Study Guide for Exam #1: Chapters 14 Exam date: 91216 Chapter 1 What is a negative feedback? This process returns a regulated variable to within the normal range and the activity of the effector then declines. (Most common type of feedback) An example is your body regulating its body temperature. If your body becomes too hot, your body will go throu the negative feedback to regulate its temperature. What is a positive feedback? An escalating response to a deviation from a normal range. When the effector response is triggered, it triggers additional effectors, which amplifies the response. This cycle is ended by an outside event. An example is childbirth because while a woman is in labor, a hormone called oxytocin is released to intnesifiy and speeds up contractions. What is homeostasis? The body's processes work to keep the regulated variables of the internal environment within set ranges. An example is your body keeping a temperature of 98.6 degrees. What is anatomical position? When the body is standing upright and the feet are shoulder width apart, with the upper limbs at the sides of the trunk and the head and palms facing forward. Anatomical Sections: Sagittal plane: When body is divided into left & right sections. *Midsagittal: Divided into equal left & right parts. *Parasagittal: Diving into unequal left & right parts Frontal plane or coronal plane: When the body is divided into anterior & posterior parts. Transverse/horizontal plane or cross section: When the body is divided into superior & inferior parts. Oblique plane: Taken at an angle that are useful for examining structures like the knee joint. The 5 body cavities: Cranial Cavity: Holds the brain Vertebral Cavity: Holds the spinal cord Thoracic Cavity: Holds heart and lungs etc.. Abdominal Cavity: Holds stomach and spleen etc.. Pelvic Cavity: Holds the reproductive organs and the urinary bladder etc.. Pericardial Cavity: A cavity within the mediastinum in the thoracic cavity that surrounds the heart. Pleural Cavity: Right and left cavities that surrounds one lung. Located within the serous membrane. Peritoneal Cavity: Subcavity within the serous membrane that holds some organs of multiple systems. What are the names of the 2 membranes in them? The visceral layer is the inner layer that contacts the organ itself and the parietal layer which is the outer layer that attaches its surrounding structures. The 4 quadrants: RUQ: Right Upper Quadrant LUQ: Left Upper Quadrant (Stomach, spleen) RLQ: Right Lower Quadrant LLQ: Left Lower Quadrant The 9 main sections: Right & Left hypochondriac regions (lie below cartilage) Epigastric region (middle top between hypochondriac regions) Right & Left lumbar regions (lies over stomach) Umbilical region (lies over the umbilicus) Right & Left iliac or inguinal region (lie in the inguinal region) Hypogastric region (lies below stomach between the iliac regions) Chapter 2 Which is smaller and larger? Protons have a positive charge. Neutrons are slightly larger than protons and have no charger. Electrons have a negative charge and are tiny. Which charge is associated with each? Neutral atom What molecules are starch made of? Starch is a polysaccharide made up by chains of glucose molecules that are joined together by glycosidic bonds. What is a monosaccharide? The simplest form of sugar or carbohydrates that consist of one unit. They are the building blocks for more complex carbohydrate forms. (Ex: glucose, fructose) A disaccharides? A molecule with two monosaccharides joined by a polar covalent bond. (Ex: sucrose, lactose) How are disaccharides digested? Enzymes break down disaccharides (hydrolysis). What are the 4 main types of organic molecules? Carbohydrates: Composed of carbon, hydrogen, & oxygen. Function as fuels. Lipids: Nonpolar, hydrophobic molecules composed mostly of carbon & hydrogen. Proteins: Functions as enzymes, play structural roles, involved in movement, used as fuel and more. Nucleotides: A monomer composed of three parts: a nitrogenous base, a sugar, & a phosphate group. Name 3 lipid types and their functions. Triglycerides (fats or oils): Energy storage. Phospholipids: Self assemble into bilayers that shield the tail from the water forming membranes. Steroids (cholesterol, steroid hormones): Plays a role in cell repair, formation of new cells, plays a role in the production of hormones. What is a peptide bond? Two amino acids that are joined by a polar covalent bond. What is the function of DNA? To give genetic instructions to living things and longterm storage of information. (A, G, C, T are only found in DNA) What is the function of RNA? Protein synthesis. Involved in transcription and translation. It is a copy of the protein from DNA. It helps to assemble amino acids into a protein outside the nucleus via translation. Chapter 3 What chemicals is a plasma membrane made of? Phospholipids and proteins embedded in. Definitions of Organelles. (Look at Lab cell definitions) What is diffusion and passive transport? Diffusion is a type of passive transport in which molecules move down their concentration gradient until equilibrium is reached. Passive transport transports substances across the membrane with no ATP expenditure. What is carrier mediated transport? The movement of molecules across the cell membrane via special transport proteins that are embedded within the cellular membrane. What is facilitated diffusion? The process of spontaneous passive transport of molecules or ions across a biological membrane via specific transmembrane integral proteins. What is active transport? Transport substances across the membrane using ATP. What is osmosis? A type of passive transport in which water moves across from a lower solute to a region of higher solute. Explain endocytosis. The process by which large molecules enter the cell and there are two types called phagocytosis and pinocytosis. Explain exocytosis. The process by which large molecules exit the cell. The molecules are packed into a vesicle that fuses with the plasma membrane, releasing the molecules into the extracellular fluid, a process known as secretion. Where is the cells genetic code found? In all forms of life on Earth. In the DNA. What is a codon? A complementary RNA "copy" of the DNA triplet. What are 3 types of RNA? mRNA, tRNA, rRNA What is mitosis/meiosis? Mitosis is when cells divide. It divides the cells replicated DNA between the two daughter cells. And Meiosis is when chromosomes are copied, paired up and separated to create a sperm and eggs. Explain the steps in DNA replication. 1. The DNA strands are unwound by helicase 2. Builds the RNA primers 3. DNA polymerase builds the new DNA strands by adding complementary bases to the template strands Steps to make protein 1. Transcription conversion of DNA to mRNA. 2. Translation Conversion of mRNA to amino acids 3. Post translation processing conversion of amino acids to polypeptide chains and transporting to the site of action. Transcription and translation. During the process of transcription, the cell copies the information in the gene into a messenger RNA (mRNA) transcript with the help of enzyme RNA polymerase. During the process of translation, the code in the mRNA transcript of a gene is translated into the amino acid sequence of a particular polypeptide. (Takes place in a ribosome) Chapter 4 4 tissue types: Epithelial Tissue: Consist of sheets of cells that are tightly packed together with no visible ECM (extracellular matrix). Covers and lines all body surfaces & cavities. Connective Tissue: Connects all other tissues in the body to one another. Muscle Tissue: Composed of cells that can contract and generate force, with little EMC between the cells. Nervous Tissue: Unique EMC, as well as cells that can generate, send, receive messages, and other cells that support this activity. 2 types of glands; Endocrine and exocrine: Endocrine glands: Release their products to the apical surface of the epithelium. The product is secreted through a duct line with epithelial cells. Local actions only. Exocrine glands: Lack ducts and secrete their products, usually hormones, directly into the blood. 4 types of connective tissue: Connective Tissue Proper: Connects tissue and organs to one another & forms part of the internal architecture of some organs. Cartilage: Found in joints between bones (nose, ears, certain respiratory passages) Tough but flexible. Types are hyaline, fibrocartilage, & elastic cartilage) Blood: It's ECM is fluid. The ECM of blood is called plasma & consists largely of water, dissolved solutes & proteins. Bone: Also called osseous tissue, supports our body protects the vital organs, provides a place for muscle of voluntary movement to attach to, stores calcium, & houses bone marrow (the tissue that produces our blood cells and stores fat) 3 types of cartilage and a example of each: Hyaline Cartilage: Covers the end of bones where they form joints. (Ex: trachea, in the nose) Fibrocartilage: Filled with bundles of collagen fibers. (Ex: fibrous joints & in the intervertebral discs) Elastic Cartilage: Filled with elastic fibers which allows tissue to vibrate & assist in detection of sound in the air plus the production of sound by the larynx. (Ex: Larynx, epiglottis) 2 nerve cell types and function of each: Neurons: Send & receive messages. Neuroglial Cells: Smaller cells that surrounds neurons (supportive cells). Anchor neurons & blood vessels in place, monitor the composition of ECM fluid, speed up the rate of nerve impulse transmission, & circulate the fluid that surrounds the brain and spinal cord. They can divide by mitosis. 6 epithelial cell types and where are they found? Simple: One single layer of cells. Stratified: More than one cell layer. Squamous: Flat cells (scales) Cuboidal: Short cube cells Columnar: Tall & elongated Pseudostratified: Fake, appears to be stratified. Transitional: Type of stratified & appears to be between cuboidal & squamous. >(Look at page 134 to see where it's located)< Types of exocrine glands are: Simple glands: Have a unbranched duct. Compound glands: Have a branched duct. 3 main elements of connective tissue; special cells of connective tissue: Fibers: Numerous, large molecules embedded in the ground substance. (Collagen fibers, elastic fibers, reticular fibers) Ground substance: Shapeless and gel like. Contains extracellular fluid consisting of water, ions, nutrients etc.. Cells: A type of structure that exists within the tissue of some multicellular organisms. Provide contact between neighboring cells by multiprotein complexes. Specialized connective tissue includes tendons and ligaments, Bone and Cartilage, hematopoietic tissue, blood and adipose tissue. 3 muscle types and are they involuntary or voluntary? Skeletal Muscle Tissue: Found mostly attached to the skeleton, where its contraction produces body movement & its voluntary movement. Cardiac Muscle Tissue: Found only in the heart & its involuntary movement. Smooth Muscle Tissue: Found in the wall of nearly every hollow organ and as well as the walls of blood vessels, eyes, skin, and the ducts of certain glands & is involuntary. Tissue repair and how is it done? During regeneration, damage cells are replaced with cells of the same type and the tissue is able to fulfill its normal function. During fibrosis, fibroblasts, fill in the detect with dense irregular connective tissues, forming scar tissue. The tissue is unable to resume its normal functions after fibrosis has taken place. *Epithelial tissue typically undergo regeneration. *Most connective tissues heal by regeneration; however, cartilage often heals by fibrosis. *Smooth muscle tissue is capable of regeneration. Skeletal & cardiac muscle cells heal primarily by fibrosis. *Nervous tissue heals primarily by fibrosis, although certain axons can regenerate if the cell body of the neuron is in intact. *Nutrition and blood supply to the damaged tissue are important factors in the ability of a tissue to heal. Carcinoma: Cancer of epithelial tissues Sarcoma: Tumor in bones & connective issues Lymphoma: Group of blood cell tumors that develop from lymphocytes. Cancer of the lymphatic system. Adenoma: A benign tumor formed from glandular structures in epithelial tissue.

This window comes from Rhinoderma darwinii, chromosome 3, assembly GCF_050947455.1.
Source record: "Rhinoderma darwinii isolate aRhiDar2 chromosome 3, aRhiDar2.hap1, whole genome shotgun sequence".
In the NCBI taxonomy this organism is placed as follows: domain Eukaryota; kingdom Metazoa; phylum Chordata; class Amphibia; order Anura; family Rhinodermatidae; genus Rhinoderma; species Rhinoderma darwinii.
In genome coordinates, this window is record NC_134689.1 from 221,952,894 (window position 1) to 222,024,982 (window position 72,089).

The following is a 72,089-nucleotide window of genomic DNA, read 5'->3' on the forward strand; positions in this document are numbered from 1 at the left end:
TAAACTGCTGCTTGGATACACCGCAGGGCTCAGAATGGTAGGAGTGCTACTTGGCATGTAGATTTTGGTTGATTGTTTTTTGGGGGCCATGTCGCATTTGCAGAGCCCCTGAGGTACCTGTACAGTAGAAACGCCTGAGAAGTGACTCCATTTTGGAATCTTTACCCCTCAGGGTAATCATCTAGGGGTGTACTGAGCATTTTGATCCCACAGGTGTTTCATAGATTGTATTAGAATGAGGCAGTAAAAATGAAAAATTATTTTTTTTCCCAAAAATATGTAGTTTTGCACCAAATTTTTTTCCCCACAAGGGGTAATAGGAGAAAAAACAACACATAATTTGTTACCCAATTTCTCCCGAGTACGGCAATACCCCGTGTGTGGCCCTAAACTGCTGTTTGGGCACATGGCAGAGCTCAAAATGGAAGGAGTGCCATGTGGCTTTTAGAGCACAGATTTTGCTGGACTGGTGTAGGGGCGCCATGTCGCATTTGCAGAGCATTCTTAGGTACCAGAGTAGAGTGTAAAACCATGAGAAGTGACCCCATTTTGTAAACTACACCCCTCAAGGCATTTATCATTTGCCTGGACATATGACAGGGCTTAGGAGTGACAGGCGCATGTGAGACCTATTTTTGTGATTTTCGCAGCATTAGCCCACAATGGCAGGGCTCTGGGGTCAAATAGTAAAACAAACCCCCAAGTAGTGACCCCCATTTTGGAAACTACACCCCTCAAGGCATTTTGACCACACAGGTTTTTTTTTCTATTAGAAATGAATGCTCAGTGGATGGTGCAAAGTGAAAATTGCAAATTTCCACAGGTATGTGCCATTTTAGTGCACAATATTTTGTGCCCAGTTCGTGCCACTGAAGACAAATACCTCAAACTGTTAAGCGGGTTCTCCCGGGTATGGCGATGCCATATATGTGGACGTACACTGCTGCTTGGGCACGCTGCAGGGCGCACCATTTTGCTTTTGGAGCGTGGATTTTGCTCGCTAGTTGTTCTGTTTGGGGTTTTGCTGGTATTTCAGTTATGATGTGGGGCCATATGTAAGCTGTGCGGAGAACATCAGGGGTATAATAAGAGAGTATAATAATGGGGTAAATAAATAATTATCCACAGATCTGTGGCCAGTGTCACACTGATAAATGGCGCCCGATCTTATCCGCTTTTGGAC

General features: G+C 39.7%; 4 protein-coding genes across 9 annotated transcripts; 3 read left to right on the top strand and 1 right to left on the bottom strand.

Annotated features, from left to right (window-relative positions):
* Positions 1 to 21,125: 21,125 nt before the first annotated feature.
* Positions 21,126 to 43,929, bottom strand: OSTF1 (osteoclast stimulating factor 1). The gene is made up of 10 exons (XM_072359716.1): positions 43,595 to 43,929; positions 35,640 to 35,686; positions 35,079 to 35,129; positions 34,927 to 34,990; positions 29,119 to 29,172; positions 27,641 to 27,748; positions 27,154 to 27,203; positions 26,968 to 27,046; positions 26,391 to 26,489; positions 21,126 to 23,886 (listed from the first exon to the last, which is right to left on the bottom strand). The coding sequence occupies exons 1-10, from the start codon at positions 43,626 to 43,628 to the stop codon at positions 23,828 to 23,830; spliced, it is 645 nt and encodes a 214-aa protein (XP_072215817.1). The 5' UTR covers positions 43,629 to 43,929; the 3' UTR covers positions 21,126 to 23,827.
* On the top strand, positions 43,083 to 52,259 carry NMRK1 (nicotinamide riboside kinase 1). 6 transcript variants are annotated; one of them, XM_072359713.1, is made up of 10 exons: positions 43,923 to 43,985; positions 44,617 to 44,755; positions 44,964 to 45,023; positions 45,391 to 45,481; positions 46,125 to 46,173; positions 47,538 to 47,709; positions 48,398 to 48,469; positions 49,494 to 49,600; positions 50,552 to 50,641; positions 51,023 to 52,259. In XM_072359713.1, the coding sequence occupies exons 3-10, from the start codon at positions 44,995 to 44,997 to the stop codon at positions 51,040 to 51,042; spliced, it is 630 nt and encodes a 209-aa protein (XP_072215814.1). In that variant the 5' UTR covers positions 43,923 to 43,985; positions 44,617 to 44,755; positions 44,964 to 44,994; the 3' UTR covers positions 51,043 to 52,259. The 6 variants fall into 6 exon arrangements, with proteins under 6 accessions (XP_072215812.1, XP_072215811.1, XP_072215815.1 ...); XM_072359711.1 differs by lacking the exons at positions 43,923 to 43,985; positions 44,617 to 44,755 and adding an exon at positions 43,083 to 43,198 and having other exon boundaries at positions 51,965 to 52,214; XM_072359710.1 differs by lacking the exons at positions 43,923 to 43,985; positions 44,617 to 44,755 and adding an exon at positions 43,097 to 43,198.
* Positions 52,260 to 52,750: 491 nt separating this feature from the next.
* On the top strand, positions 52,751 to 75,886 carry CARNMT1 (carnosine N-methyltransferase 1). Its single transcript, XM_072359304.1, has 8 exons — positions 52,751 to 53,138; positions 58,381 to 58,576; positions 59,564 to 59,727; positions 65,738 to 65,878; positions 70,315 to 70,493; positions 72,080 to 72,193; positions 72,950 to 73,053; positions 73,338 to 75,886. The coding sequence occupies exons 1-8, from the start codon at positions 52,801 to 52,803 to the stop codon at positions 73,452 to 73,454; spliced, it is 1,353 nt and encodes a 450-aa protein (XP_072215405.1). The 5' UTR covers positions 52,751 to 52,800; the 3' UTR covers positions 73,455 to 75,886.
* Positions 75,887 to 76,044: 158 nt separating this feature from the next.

Are you sure you want to buy this material for
You're already Subscribed!
Looks like you've already subscribed to StudySoup, you won't need to purchase another subscription to get this material. To access this material simply click 'View Full Document'